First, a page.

if-elsetest true false(if-else (== 1 1) \"John\" \"Jane\")Takes a test as a first argument. If the test succeeds, return the second argument, else return the third argument.10
andarg1 arg2 ...(and (== 1 1) (== 2 2) )Returns true if all objects within the vector are non-nil and non-false, else returns false.9 + count of objects in and
orarg1 arg2 ...(or (== 1 1) (== 2 3))Returns true if any of the objects within the vector are non-nil and non-false, else returns false.9 + count of objects in or
notarg1 arg2 ...(not (== 3 3))Returns true if value is falsey, returns false if value is truthy. (not (== 3 3)) would return false.10
booleanx(boolean 1)Coerces any non-nil and non-false value to true, else returns false.10
nil?x(nil? 2)If nil, returns true, else returns false.10
count[s] or string(count \"Appleseed\"), #(count [1 2 3])Returns the count of letters in a string or the number of items in a vector.9 + count of objects in count
getsubject predicate(get (?s) \"_id\" )Returns the value of an predicate within an object. In this example, we extract the _id of the subject using get.10
contains?subject value(contains? (get-all (?s) [\"person/user\"]) ?user)Checks whether an object or hash-set contains a specific key (for objects) or value (for hash-sets). Vectors check index and NOT value. To check values of vector, convert values to hash-set first. In this example, get-all checks whether the person user contains the current user.10
hash-setarg1 arg2 ...(hash-set \"orange\" \"pear\")Returns hash-set containing all the args9 + count of values in hash-set
upper-casestr.(upper-case \"pear\")Returns upper-case version of string.10
lower-casestr.(lower-case \"pear\")Returns lower-case version of string.10
nthcollection integer(nth [1 2 3] 0)Returns the nth element in a collection, for example (nth [1 2 3] 0) returns 1.9 + count of objects in the collection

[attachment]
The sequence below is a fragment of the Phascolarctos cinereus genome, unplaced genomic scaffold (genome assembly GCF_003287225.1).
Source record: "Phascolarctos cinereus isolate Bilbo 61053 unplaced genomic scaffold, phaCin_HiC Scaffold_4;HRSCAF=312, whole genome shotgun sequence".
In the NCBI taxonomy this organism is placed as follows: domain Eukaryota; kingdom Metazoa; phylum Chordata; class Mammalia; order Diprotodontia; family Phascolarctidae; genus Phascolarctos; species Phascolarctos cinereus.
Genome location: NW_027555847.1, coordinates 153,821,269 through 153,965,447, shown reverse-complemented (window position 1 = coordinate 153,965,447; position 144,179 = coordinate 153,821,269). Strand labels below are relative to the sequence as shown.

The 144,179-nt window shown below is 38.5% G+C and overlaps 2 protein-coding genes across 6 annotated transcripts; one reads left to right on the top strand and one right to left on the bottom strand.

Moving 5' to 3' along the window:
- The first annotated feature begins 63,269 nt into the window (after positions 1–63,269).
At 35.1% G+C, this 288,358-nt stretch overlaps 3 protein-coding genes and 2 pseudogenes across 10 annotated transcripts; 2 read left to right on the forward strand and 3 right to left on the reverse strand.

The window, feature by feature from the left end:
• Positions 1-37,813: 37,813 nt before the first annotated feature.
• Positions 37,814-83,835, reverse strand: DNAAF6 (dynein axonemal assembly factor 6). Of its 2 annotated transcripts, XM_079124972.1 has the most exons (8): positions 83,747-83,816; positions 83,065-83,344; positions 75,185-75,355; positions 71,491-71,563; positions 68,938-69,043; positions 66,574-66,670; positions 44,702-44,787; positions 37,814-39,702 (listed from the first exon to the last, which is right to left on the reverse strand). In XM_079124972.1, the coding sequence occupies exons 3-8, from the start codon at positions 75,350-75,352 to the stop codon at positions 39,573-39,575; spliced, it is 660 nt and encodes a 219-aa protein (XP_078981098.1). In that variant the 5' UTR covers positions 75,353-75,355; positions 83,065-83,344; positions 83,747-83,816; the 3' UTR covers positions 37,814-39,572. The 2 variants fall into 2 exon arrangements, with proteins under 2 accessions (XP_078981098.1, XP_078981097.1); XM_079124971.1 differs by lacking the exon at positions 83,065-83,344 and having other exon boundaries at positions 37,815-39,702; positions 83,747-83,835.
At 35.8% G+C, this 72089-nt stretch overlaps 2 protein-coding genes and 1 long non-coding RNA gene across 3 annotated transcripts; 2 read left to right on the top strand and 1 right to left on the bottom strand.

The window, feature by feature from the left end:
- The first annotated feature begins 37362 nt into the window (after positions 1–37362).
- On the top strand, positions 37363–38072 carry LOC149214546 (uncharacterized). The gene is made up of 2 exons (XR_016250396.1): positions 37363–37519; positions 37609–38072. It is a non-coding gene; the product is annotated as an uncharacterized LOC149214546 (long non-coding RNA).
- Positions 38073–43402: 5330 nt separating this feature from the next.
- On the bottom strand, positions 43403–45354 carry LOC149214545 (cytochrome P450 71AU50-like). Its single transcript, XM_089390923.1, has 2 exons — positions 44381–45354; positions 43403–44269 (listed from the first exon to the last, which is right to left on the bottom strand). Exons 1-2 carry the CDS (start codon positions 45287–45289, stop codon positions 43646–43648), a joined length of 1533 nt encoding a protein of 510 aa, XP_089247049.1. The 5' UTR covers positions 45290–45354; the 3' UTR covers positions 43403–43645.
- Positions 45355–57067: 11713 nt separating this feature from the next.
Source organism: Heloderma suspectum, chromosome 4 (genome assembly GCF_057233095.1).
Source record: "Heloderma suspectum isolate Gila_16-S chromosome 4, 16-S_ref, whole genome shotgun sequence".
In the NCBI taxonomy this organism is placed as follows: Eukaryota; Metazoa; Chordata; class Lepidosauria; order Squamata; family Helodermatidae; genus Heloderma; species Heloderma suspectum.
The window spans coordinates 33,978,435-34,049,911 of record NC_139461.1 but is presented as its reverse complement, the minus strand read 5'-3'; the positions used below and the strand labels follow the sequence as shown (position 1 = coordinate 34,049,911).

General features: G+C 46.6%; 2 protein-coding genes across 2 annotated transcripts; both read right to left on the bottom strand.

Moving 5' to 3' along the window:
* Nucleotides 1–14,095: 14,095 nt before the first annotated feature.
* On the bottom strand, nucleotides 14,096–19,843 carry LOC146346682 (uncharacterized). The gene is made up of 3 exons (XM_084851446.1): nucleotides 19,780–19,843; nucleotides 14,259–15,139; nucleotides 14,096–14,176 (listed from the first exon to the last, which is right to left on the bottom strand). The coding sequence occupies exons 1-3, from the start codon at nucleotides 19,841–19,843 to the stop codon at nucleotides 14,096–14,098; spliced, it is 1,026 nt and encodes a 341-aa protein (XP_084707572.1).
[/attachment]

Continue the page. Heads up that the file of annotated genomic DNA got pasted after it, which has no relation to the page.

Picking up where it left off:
get-allsubject [path](contains? (get-all ?s [\"chat/person\" \"person/user\"]) ?user)Returns nil or a set of all of a certain predicate (or predicate-path) from an subject.9 + length of path
valid-email?x(valid-email? (?o))Checks whether a value is a valid email using the following pattern, [a-z0-9!#$%&'*+/=?^_{\|}~-]+(?:\.[a-z0-9!#$%&'*+/=?^_{\|}~-]+)*@(?:[a-z0-9](?:[a-z0-9-]*[a-z0-9])?\.)+[a-z0-9](?:[a-z0-9-]*[a-z0-9])?.10
re-findpattern string(re-find "^[a-zA-Z0-9_][a-zA-Z0-9\.\-_]{0,254}" \"apples1\")Checks whether a string follows a given regex pattern.10
dbnone(== (get db \"dbid\") 2)Returns a ledger object with the following keys: dbid, block, and permissions.10
queryquery-string(query \"{\\\"select\\\":[\\\"*\\\"],\\\"from\\\":\\\"person\\\"}\")Allows you to query the current ledger. You need to doubly-escape the quotation marks in the query string \"{\\\"select\\\":[\\\"*\\\"],\\\"from\\\":\\\"person\\\"}\".Fuel required for the query.
queryselect-string from-string where-string block-string limit-string(get (query \"[*]\" [\"book/editor\" \"Penguin\"] nil nil nil) \"book/year\")Allows you to query the current ledger. The select-string should be inputted without any commas. The select-string and can be inputted without any quotation marks, for example, "[* {person/user [*]}]", or you can optionally doubly-escape those strings "[\\\"*\\\" {\\\"person/user\\\" [\\\"*\\\"]}]".Fuel required for the query.
relationship?startSubject path endSubject(relationship? [\"_user/username\" \"anna\"] [\"_user/auth\" \"_auth/department\" \"company/_department\"] [\"company/name\" \"Fluree\"])Returns a true or false, depending on if there is a relationship between two subjects. Start and end subjects should resolve to either subject _ids or unique two-tuples. For example, (?sid) resolves to a subject _id, 87960930223080 and ["_user/username" "anna"] are all valid for start or end subjects. The path should be a single predicate or a vector of predicates that potentially connect the two subjects.10, plus fuel of query
randmax seed(rand 100)Returns a random integer from 0 to the max number you provided. A seed is optional.10